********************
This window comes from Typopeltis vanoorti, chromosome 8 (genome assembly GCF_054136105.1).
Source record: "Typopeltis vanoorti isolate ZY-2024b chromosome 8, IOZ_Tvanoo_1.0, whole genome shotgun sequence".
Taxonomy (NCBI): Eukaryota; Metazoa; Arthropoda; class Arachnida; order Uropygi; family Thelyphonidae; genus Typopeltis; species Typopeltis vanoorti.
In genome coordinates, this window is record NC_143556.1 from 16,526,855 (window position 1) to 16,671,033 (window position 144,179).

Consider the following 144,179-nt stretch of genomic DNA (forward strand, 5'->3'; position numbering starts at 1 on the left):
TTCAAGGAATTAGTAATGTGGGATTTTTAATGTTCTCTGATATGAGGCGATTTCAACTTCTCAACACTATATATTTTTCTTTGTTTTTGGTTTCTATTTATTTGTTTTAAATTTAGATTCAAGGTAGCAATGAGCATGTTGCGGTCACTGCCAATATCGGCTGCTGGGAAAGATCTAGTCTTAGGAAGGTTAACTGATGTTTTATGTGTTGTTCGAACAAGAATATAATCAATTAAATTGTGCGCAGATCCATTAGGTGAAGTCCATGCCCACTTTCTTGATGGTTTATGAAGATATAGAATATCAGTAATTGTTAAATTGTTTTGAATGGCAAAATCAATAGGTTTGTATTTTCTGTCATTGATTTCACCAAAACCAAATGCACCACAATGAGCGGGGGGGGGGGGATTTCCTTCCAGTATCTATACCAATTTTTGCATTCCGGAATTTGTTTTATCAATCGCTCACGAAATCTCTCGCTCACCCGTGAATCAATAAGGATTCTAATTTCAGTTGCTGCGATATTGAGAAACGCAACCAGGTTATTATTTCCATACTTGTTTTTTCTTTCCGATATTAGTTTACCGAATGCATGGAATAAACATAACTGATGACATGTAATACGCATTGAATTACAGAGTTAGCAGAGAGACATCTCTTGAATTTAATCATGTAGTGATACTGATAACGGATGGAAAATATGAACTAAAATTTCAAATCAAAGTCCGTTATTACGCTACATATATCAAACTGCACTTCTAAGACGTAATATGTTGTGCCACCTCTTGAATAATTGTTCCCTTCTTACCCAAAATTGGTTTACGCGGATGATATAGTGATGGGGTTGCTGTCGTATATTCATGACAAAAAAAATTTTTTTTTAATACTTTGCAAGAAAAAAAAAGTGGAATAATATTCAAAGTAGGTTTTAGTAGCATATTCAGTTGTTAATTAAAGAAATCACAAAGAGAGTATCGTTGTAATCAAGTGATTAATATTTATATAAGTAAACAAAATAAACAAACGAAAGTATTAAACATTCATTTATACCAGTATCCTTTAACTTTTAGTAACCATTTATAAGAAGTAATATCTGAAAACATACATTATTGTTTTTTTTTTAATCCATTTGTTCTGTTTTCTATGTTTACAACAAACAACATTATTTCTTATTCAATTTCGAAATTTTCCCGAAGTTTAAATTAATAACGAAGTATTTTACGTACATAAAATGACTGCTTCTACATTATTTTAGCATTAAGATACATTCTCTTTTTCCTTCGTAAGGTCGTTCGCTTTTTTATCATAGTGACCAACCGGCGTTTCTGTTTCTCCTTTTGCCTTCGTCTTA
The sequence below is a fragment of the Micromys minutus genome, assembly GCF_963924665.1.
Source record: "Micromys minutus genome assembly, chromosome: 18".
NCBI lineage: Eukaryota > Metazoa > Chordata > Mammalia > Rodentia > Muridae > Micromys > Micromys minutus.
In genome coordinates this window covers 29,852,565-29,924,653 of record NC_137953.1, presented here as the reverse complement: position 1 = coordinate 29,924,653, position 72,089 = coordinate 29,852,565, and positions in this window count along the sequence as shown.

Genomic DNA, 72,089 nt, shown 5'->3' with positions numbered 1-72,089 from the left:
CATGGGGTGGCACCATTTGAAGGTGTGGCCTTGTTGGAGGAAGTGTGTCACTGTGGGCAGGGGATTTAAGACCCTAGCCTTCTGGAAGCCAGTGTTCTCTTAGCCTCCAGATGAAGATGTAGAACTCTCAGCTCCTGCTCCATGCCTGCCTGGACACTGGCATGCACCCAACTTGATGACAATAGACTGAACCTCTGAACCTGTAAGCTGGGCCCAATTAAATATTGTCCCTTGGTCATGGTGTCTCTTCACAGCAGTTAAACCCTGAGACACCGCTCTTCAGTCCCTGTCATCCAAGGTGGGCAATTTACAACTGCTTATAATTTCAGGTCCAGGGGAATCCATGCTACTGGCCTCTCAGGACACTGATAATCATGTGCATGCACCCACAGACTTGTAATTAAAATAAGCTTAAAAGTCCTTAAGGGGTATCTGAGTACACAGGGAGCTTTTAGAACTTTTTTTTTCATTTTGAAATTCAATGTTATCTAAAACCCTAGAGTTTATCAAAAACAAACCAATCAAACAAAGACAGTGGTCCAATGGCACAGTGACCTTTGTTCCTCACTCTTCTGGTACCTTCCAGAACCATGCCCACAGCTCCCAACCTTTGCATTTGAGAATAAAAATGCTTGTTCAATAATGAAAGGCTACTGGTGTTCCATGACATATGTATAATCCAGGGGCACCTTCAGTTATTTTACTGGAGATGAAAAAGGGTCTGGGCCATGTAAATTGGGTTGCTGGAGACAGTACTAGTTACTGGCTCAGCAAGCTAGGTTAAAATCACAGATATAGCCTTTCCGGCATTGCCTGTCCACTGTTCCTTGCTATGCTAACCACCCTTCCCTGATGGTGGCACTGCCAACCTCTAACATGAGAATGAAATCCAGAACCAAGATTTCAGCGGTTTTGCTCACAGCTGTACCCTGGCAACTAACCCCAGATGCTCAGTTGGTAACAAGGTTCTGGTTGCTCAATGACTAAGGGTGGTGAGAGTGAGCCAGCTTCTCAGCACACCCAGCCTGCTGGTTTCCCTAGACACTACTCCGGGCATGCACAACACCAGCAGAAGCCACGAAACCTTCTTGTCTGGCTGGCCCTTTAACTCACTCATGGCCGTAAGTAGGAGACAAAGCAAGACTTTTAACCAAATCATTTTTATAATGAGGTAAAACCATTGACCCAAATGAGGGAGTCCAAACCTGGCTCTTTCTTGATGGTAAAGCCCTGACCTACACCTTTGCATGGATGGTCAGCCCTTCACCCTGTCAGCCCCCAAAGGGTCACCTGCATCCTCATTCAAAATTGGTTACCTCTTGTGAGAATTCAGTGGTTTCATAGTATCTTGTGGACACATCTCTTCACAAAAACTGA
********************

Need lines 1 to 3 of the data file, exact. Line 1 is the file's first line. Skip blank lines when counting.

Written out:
This window comes from Typopeltis vanoorti, chromosome 8 (genome assembly GCF_054136105.1).
Source record: "Typopeltis vanoorti isolate ZY-2024b chromosome 8, IOZ_Tvanoo_1.0, whole genome shotgun sequence".
Taxonomy (NCBI): Eukaryota; Metazoa; Arthropoda; class Arachnida; order Uropygi; family Thelyphonidae; genus Typopeltis; species Typopeltis vanoorti.